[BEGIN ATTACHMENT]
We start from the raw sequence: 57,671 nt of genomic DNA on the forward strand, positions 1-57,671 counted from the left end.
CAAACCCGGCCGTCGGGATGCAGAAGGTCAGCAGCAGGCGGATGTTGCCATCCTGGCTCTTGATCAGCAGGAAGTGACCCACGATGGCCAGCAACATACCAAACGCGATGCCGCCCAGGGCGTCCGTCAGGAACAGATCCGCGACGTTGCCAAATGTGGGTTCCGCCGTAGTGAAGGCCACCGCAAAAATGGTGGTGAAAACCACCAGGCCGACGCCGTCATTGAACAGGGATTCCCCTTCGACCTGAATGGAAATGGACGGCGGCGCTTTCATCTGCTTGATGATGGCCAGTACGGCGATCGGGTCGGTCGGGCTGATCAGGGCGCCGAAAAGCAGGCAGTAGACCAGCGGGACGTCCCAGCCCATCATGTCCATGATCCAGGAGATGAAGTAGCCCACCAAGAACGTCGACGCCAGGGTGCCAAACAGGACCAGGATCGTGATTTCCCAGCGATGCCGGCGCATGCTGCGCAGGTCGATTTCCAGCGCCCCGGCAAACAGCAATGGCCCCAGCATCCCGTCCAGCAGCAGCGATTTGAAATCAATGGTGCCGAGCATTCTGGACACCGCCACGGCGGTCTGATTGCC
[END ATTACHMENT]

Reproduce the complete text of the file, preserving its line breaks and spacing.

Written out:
We start from the raw sequence: 57,671 nt of genomic DNA on the forward strand, positions 1-57,671 counted from the left end.
CAAACCCGGCCGTCGGGATGCAGAAGGTCAGCAGCAGGCGGATGTTGCCATCCTGGCTCTTGATCAGCAGGAAGTGACCCACGATGGCCAGCAACATACCAAACGCGATGCCGCCCAGGGCGTCCGTCAGGAACAGATCCGCGACGTTGCCAAATGTGGGTTCCGCCGTAGTGAAGGCCACCGCAAAAATGGTGGTGAAAACCACCAGGCCGACGCCGTCATTGAACAGGGATTCCCCTTCGACCTGAATGGAAATGGACGGCGGCGCTTTCATCTGCTTGATGATGGCCAGTACGGCGATCGGGTCGGTCGGGCTGATCAGGGCGCCGAAAAGCAGGCAGTAGACCAGCGGGACGTCCCAGCCCATCATGTCCATGATCCAGGAGATGAAGTAGCCCACCAAGAACGTCGACGCCAGGGTGCCAAACAGGACCAGGATCGTGATTTCCCAGCGATGCCGGCGCATGCTGCGCAGGTCGATTTCCAGCGCCCCGGCAAACAGCAATGGCCCCAGCATCCCGTCCAGCAGCAGCGATTTGAAATCAATGGTGCCGAGCATTCTGGACACCGCCACGGCGGTCTGATTGCC